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Known as the “Queen of carbon science,” Mildred “Millie” Dresselhaus was a pillar of the US scientific community, earning both the Presidential Medal of Freedom (2014) and the National Medal of Science (1990).


The solid-state physicist attended Hunter College in New York as an undergraduate, earning a bachelor’s degree in 1951. Dresselhaus then completed postgraduate studies at the University of Cambridge on a Fulbright Fellowship before earning a master’s degree from Radcliffe College in 1953. She enrolled in the University of Chicago for her doctoral studies, where she worked in the lab of Enrico Fermi. She earned her PhD in physics in 1958.


Upon graduation, Dresselhaus served as a National Science Foundation Postdoctoral Fellow at Cornell University for two years. She next joined the Massachusetts Institute of Technology, first in its Lincoln Laboratory, then as a visiting scholar, and later as permanent member of the electrical engineering faculty. She remained at MIT for 57 years, becoming the first woman to attain the rank of full, tenured professor there. Her research led to fundamental discoveries in the electronic structure of semi-materials and has played a pivotal role in the advancement of nanotechnology. She was the first woman to win the National Medal of Science in Engineering. In addition to her national medals, she was recognized with the IEEE Medal of Honor (2015), Enrico Fermi Award (2012), and Kavli Prize (2012).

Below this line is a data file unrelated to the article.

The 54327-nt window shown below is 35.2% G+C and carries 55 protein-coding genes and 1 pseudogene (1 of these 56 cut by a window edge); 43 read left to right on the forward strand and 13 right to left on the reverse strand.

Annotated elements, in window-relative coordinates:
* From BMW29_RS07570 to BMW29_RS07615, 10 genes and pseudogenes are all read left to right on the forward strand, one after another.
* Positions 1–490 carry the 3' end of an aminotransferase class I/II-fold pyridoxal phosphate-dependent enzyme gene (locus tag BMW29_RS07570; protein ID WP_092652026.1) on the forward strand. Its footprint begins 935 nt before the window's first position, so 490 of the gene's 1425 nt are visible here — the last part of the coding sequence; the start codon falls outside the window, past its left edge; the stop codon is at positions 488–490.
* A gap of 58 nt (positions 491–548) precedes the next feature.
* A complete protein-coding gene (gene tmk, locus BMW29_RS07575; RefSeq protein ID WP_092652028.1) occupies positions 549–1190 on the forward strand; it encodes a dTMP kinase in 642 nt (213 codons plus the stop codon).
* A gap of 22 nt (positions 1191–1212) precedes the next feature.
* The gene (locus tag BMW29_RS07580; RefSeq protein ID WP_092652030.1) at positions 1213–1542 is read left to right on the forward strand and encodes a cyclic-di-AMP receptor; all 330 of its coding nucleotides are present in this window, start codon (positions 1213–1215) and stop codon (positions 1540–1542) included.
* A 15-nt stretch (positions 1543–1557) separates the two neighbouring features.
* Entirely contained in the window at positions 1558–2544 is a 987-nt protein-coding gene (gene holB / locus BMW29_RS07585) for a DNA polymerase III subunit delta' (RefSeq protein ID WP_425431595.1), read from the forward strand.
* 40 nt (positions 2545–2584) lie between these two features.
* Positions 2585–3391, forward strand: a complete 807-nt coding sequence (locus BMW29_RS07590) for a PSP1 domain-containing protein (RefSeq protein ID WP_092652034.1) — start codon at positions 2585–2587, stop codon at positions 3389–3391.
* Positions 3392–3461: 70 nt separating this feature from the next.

The materials scientist was a strong proponent of women in STEM. She worked to support and promote gender equity in the sciences her entire career. Her legacy in this area is honored by the American Physical Society, which created the Millie Dresselhaus Fund to support and empower women in physics. Born November 11, 1930, in New York City, Dresselhaus died February 20, 2017, in Cambridge, Massachusetts.

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Physics alumna (PhD'58) who earned the National Medal of Science and Presidential Medal of Freedom, champion for women in STEM


Photo Source: Kavli Foundation, courtesy Mildred Dresselhaus

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